With parts of the world still under quarantine due to the COVID-19 pandemic, we’ve all been spending a lot more time browsing Netflix than ever before. The offering just got that much better with the addition of several iconic Black sitcoms from the Nineties and Aughts, which have started streaming over the past few weeks: “Moesha,” starring Brandy; “Sister, Sister,” starring Tia and Tamera Mowry; “Girlfriends” with Tracee Ellis Ross, and “The Game” with Tia Mowry. “The Parkers,” starring Mo’Nique, starts today; later in the month “Half and Half” and “One on One” will be added.
Ahead of a weekend binge of “Moesha,” we spoke with the woman behind the show’s costumes, Yolanda Braddy, who was also responsible for the clothes on “The Parkers,” as well as the film “Space Jam” and the sitcom “Living Single.”
WWD: How did you get your start?
Yolanda Braddy: Moving from Cincinnati to Los Angeles, I started my career by actually doing extra work learning how shows and television and film sets work. I’ve been designing clothes since I was 13 and decided that I wanted to live in Los Angeles and have a career as a costume designer and needed to know what it entailed. I was a regular extra on “Star Trek: The Next Generation,” where I made friends with the costume department and was recommended to Jim Alvarez at NBC, where I began my career as a costumer; fast-forward to becoming an assistant costume designer/shopper on “General Hospital.”
WWD: How did you land the job as costume designer on “Moesha” and its spin-off, “The Parkers?”
Y.B.: “I was hired on “Moesha” originally as a shopper/customer. During the prep of the first episodes, the original costume designer was let go for whatever reasons and I was offered the position. I was so afraid because it was my first big television series of my career as a costume designer. My previous positions prepared me and I had expected to accept.
WWD: What were some of your favorite looks you created on “Moesha” and “The Parkers?” Was it hard getting luxury clothing back then for Black TV shows?
Y.P.: I have so many great fashion memories dressing the cast of “Moesha” and “The Parkers.” I like the montages and all the fun character clothing. Of course, the designer clothes were a great advantage — I would shop in New York at different showgrounds during the hiatus for the upcoming season. Dee at Showroom 7 was a favorite.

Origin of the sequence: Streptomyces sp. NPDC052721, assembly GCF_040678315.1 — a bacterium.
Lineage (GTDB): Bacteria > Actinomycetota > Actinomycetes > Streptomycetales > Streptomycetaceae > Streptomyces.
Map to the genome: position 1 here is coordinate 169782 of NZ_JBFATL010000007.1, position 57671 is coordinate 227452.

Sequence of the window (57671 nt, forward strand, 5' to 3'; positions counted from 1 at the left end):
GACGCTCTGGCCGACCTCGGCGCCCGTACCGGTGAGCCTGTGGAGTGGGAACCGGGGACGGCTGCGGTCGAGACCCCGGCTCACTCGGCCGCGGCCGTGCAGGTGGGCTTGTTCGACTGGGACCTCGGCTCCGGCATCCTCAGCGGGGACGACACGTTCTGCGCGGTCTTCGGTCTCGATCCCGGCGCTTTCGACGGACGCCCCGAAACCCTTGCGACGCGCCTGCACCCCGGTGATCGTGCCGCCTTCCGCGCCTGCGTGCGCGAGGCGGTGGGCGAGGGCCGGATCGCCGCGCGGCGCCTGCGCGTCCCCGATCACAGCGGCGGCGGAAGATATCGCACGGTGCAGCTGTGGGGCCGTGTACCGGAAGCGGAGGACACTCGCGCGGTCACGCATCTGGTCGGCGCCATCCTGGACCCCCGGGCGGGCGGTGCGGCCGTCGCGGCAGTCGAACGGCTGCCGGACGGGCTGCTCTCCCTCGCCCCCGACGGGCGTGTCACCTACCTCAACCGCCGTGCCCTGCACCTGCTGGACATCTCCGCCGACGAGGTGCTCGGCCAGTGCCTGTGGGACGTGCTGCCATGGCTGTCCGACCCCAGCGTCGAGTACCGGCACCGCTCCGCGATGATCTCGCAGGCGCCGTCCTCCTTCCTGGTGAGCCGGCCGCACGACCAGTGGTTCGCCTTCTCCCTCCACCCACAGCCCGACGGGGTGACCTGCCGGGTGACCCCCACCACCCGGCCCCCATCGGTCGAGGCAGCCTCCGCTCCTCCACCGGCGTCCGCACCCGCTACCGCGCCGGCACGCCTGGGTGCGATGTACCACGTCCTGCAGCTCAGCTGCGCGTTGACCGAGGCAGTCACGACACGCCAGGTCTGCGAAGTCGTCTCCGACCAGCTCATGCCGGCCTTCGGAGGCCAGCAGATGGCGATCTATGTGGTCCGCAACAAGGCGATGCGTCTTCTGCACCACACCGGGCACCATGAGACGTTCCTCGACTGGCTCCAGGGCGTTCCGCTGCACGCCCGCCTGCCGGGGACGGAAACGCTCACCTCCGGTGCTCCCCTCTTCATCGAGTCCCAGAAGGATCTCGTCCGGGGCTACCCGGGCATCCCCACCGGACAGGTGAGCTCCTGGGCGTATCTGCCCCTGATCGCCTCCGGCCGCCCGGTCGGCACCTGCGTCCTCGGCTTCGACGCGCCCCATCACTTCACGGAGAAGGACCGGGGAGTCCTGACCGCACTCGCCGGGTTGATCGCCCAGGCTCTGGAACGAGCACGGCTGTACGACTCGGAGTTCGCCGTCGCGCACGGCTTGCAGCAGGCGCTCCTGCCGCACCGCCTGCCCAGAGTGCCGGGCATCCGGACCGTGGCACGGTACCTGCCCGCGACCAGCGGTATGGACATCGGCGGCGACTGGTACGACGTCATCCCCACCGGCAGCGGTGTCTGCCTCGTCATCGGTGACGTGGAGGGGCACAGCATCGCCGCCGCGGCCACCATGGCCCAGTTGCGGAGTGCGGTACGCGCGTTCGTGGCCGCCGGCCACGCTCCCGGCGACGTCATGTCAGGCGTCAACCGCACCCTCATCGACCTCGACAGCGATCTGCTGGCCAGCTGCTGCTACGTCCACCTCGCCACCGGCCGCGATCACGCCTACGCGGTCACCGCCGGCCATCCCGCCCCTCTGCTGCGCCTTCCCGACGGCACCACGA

WWD: How important was it for you to dress the cast in Black brands?
Y.P.: It was always important for me to emphasize Black designers, especially on the main titles because they are shown every week. And I felt a responsibility. I live for being able to help and lift new designers.
WWD: We all loved Kim Parker’s style. How did you execute it so well?
Y.P.: Kim Parker’s style was so fun! I was able to get creative. She was a lot like me. I grew up a designer and would cut, redesign and create my own style. Kim and Nikki Parker were so fun!
WWD: What did being a Black stylist and costume designer mean to you in the Nineties versus now?
Y.P.: Being a Black costume designer on Black shows, the wardrobe budget was very different compared to white television shows that have fewer changes and are newer on the air. But I got creative and I knew how to get clothes on discounts or promotional and stay within my budget. It’s time for more Black shows in 2020. It always [bewilders] me that white costume designers can design Black shows but Black costume designers rarely design white shows or films.
WWD: With “Moesha” and “The Parkers” streaming on Netflix, there are rumors of possible reboots happening — what are your thoughts? How would Moe and Kim look in 2020?
Y.P.: Yes, there’s talks of “Moesha” and “The Parkers” rebooting. I hope they do, I’m ready for it and I am ready for the dichotomy of fashion for the cast.